"Mr. Roberts" began life as a novel by Thomas Heggen first published in 1946. The story subsequently appeared in a 1948 play, 1955 film, 1965-66 television show, and a 1984 live broadcast TV movie. The most famous of all is no doubt the 1955 film that starred James Cagney, Henry Fonda, Jack Lemmon and the great William Powell in his last film role. I recently watched it again for the first time in a while and naturally my ears perked up at a couple of mentions of Alabama.
Heggen served on board two cargo ships in the South Pacific during World War II. He developed his novel from short stories he wrote based on that experience as an assistant communications officer on the USS Virgo and the USS Rotanin. His novel was an immediate hit and quickly sold over a million copies. Heggen collaborated with producer-director Joshua Logan on the play two years later. Henry Fonda starred as the title character, and the play was also a major success. Heggen and Logan shared the first Tony Award for Best Play.
Heggen did not live to see the film's success; he drowned in his bathtub after a sleeping pills overdose in May 1949.
The film's two mentions of Alabama are related to the crew's shore leave toward the end of the film. To put it mildly, through most of the story the crew has been kept on a tight leash by the unpopular captain of the USS Reluctant. When finally given shore leave, the crew indulges in some serious drinking and high jinks. You can read about some of it below.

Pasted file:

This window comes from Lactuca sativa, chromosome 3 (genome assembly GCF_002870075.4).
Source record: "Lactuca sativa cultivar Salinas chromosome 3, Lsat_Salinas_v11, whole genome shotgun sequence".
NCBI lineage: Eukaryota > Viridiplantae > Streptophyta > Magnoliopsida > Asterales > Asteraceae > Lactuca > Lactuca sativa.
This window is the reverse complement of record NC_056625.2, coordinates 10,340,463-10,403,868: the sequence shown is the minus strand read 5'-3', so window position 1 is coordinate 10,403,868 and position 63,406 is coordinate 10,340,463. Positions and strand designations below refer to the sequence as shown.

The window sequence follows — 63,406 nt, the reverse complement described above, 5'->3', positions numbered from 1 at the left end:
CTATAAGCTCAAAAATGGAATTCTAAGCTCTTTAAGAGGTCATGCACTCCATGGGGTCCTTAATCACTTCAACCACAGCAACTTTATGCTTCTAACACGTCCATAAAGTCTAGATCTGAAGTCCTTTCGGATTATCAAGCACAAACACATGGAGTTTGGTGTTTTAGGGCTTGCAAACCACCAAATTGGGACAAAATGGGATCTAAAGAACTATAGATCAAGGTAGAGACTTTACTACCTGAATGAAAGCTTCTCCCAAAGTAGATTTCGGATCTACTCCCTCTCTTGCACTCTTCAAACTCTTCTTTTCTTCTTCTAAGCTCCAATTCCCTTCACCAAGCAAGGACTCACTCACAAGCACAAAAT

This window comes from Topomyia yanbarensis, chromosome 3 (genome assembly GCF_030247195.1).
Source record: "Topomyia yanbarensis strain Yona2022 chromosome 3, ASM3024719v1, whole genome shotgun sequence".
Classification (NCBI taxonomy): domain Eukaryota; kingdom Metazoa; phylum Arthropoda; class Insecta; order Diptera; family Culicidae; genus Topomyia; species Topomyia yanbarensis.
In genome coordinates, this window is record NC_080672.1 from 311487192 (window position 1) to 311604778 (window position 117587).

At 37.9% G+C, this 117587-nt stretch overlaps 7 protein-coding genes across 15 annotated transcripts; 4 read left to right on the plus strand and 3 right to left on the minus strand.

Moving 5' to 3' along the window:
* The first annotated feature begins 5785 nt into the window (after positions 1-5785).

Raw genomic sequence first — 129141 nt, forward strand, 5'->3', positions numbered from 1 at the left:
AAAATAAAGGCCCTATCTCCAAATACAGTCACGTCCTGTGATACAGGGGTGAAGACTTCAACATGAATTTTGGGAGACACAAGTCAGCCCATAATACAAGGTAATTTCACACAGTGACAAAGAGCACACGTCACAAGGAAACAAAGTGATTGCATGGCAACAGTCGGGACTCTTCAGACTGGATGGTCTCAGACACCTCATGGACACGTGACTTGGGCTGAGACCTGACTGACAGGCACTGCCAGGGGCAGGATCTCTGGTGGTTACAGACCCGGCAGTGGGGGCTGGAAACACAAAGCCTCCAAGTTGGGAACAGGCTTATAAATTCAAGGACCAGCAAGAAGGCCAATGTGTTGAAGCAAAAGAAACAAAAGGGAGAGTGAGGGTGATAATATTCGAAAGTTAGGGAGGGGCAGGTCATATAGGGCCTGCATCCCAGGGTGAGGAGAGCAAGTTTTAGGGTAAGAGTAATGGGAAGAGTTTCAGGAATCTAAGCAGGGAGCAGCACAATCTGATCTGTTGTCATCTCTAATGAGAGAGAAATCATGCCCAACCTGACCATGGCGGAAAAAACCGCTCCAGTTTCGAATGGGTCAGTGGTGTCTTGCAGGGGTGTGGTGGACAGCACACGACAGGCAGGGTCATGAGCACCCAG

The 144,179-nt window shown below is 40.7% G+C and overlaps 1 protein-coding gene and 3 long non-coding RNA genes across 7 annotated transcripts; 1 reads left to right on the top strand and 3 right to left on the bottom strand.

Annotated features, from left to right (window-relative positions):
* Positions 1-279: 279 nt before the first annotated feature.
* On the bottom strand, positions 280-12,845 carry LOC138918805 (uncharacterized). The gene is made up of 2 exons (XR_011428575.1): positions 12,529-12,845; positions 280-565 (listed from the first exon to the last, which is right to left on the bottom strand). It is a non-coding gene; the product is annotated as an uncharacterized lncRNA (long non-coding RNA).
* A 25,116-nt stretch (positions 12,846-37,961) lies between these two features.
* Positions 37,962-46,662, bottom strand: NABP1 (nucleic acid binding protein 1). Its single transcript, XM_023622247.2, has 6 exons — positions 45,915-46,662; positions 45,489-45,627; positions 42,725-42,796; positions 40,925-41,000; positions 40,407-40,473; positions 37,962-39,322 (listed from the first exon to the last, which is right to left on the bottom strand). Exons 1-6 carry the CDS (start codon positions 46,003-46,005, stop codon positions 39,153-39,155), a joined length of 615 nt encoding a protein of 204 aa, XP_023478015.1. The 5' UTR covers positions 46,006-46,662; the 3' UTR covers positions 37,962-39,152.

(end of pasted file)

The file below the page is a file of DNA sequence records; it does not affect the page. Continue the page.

Mister Roberts is a funny movie with great performances by all and well worth watching if you haven't seen it. You can read the plot details at the Wikipedia entry.
I have no idea if these Alabama references below appear in the novel or the play or how they ended up in the film instead of, say, Georgia. Original director John Ford had to bow out due to health issues. The film was finished by Joshua Logan, co-author of the play and director of the Broadway production. Logan was born in Texas and grew up in Louisiana, so there's a least a southern connection there.
Here are the four main characters: Ensign Pulver [Jack Lemmon], Captain Morton [James Cagney], Mr. Roberts [Henry Fonda] and Doc [William Powell]. Also in the cast are a number of other well-known names and character actors including Betsy Palmer, Ward Bond, Ken Curtis, Nick Adams and one of John Wayne's children, Patrick Wayne.
Shore Patrol Officer: A little while ago, six men from your ship broke into the home of the French Colonial governor. They started throwing things through a plate glass living room window. We found some of the things on the lawn. Large world globe. Small love seat. A lot of books. A bust of Balzac. The French writer. We also found an Army private first class. He was unconscious at the time. He claims they threw him, too.
Lt. j.g. Douglas A. Roberts: Through the window?
Shore Patrol Officer: That's right. It seems he took them there for a little joke. He didn't tell 'em it was a governor's house. He told 'em is was, uh... well, what we call in Alabama...
Lt. j.g. Douglas A. Roberts: Yeah, we call it the same thing in Nebraska.
Shore Patrol Officer: Well, that's about all, Lieutenant. If it makes you feel any better, Admiral Wentworth says this is the worst ship he's ever seen in his entire naval career.
Quote Source: IMDB
Near the end of the movie Ensign Pulver is going through his pieces during mail call. He picks up the first item, smells it, smiles and says, "Ahh, Alabama, I'll save that one for later."
Presumably "Alabama" is the woman Pulver met on shore leave; he comes back to the ship in a rather dreamy, satisfied mental state!